Ministry Inside.98

Seven-BallThe posts this week have focused on lifelong learning.

(Find the previous posts here and here.)  Far too many people shut down long before they die.  Long ago they quit growing, stretching, and learning. In many instances, they have lost the joy in their lives.

Your life doesn’t have to be like this.

Consider these seven suggestions.

After all, if you are serious about wanting to grow, develop, there are many resources.

1.  Consider listening via podcast to a class from a seminary or college.  Did you know that you listen to the lectures of scholars from around the world?  (Go to iTunes.  Download it if you don’t already have it.  Look for the iTunes Store.  Once you are in the store, look on the dark gray menu bar.  See iTunesU.)

2.  Ask a few respected Christian leaders for the names of significant book they have read or are reading.  Ask for the names of books that have impacted their thinking.  Look for people who have continued to grow and learn.

3.  Ask a Christian leader out for lunch or coffee (your treat of course).  Tell this person in advance that you would enjoy a conversation about how he/she has continued to grow and learn.  I have done this on numerous occasions and have found most people to be very willing to share their wisdom.

4.  Visit with a professor at your former seminary or college.  Ask for suggestions on keeping up in that professor’s particular field.  Also, many professors are very willing to share their bibliographies for the various courses they teach.

5.  Focus on one particular area of interest and then find out everything you can about that area. Who are some of the leading thinkers in this area? What are the seminal books on this subject. What are the key websites or blogs that may pertain to this particular area?

6.  Skim book reviews.  It is not necessary to read every book or finish every book.  Sometimes, it is helpful to just be aware of what is being discussed.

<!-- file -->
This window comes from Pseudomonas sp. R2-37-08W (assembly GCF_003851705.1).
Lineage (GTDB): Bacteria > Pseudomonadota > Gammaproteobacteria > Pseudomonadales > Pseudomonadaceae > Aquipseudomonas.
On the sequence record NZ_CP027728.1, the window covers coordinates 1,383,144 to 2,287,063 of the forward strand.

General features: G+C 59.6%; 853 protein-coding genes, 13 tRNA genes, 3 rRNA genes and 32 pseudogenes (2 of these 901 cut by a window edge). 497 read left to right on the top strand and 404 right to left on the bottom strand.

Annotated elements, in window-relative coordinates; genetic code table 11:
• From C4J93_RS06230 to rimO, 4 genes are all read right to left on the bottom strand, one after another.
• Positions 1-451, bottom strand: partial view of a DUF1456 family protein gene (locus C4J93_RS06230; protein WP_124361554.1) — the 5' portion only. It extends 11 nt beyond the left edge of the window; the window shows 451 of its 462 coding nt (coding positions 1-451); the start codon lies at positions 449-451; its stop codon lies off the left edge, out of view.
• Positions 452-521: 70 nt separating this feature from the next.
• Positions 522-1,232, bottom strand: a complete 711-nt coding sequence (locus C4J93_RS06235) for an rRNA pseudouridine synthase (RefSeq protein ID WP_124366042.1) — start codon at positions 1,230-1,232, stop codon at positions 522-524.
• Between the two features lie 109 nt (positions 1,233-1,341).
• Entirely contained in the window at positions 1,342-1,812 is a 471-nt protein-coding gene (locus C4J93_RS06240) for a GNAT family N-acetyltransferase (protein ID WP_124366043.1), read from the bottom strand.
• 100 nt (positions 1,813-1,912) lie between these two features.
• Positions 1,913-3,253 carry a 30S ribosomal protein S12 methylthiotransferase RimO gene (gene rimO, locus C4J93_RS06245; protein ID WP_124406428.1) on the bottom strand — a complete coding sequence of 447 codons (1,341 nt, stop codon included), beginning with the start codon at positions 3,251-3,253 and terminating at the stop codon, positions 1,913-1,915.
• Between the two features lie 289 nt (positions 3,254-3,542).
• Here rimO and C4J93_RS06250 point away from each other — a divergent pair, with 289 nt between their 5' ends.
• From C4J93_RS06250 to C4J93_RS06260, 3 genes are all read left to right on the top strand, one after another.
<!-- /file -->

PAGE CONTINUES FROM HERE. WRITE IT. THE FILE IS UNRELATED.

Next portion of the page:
7.  Start a discussion group.  I have done this on a number of occasions.  Perhaps you are preaching a particular text or doing a series on a certain subject.  Ask a small group of people to come together to discuss the subject.  Tell them that you are trying to learn more about this subject and you would appreciate their input.  You might send them several questions in advance.  This process can be very stimulating.


What other practices not mentioned above have you found helpful?


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Please note: I reserve the right to delete comments that are offensive or off-topic.

  • Jesse

    Something that I’ve been blessed with has been meeting with an older brother every Tuesday morning. He’s been a missionary, preacher, and is still a great counselor. He’s like my spiritual grandpa.

    It’s already been mentioned, but seeking out someone older and wiser is always good. Listen.

  • Jim Martin

    Great point, Jesse! You have a wonderful practice in meeting with this bro each Tuesday. Good for you!

  • Ann Kroeker

    Jim, I love your ideas! I love the iTunesU concept very much, bringing that wealth of knowledge to the world for free.

    • Jim Martin

      Ann, thanks very much for the kind words! Very encouraging.

  • Margaret

    “many professors are very willing to share their bibliographies for the various courses they teach.” –great resource! Wouldn’t have thought!

    • Jim Martin

      Margaret, this has been helpful. I have come encountered a number of profs who genuinely want to be helpful to anyone who is serious about growing and learning. Also, the syllabus and bibliography for classes are often online.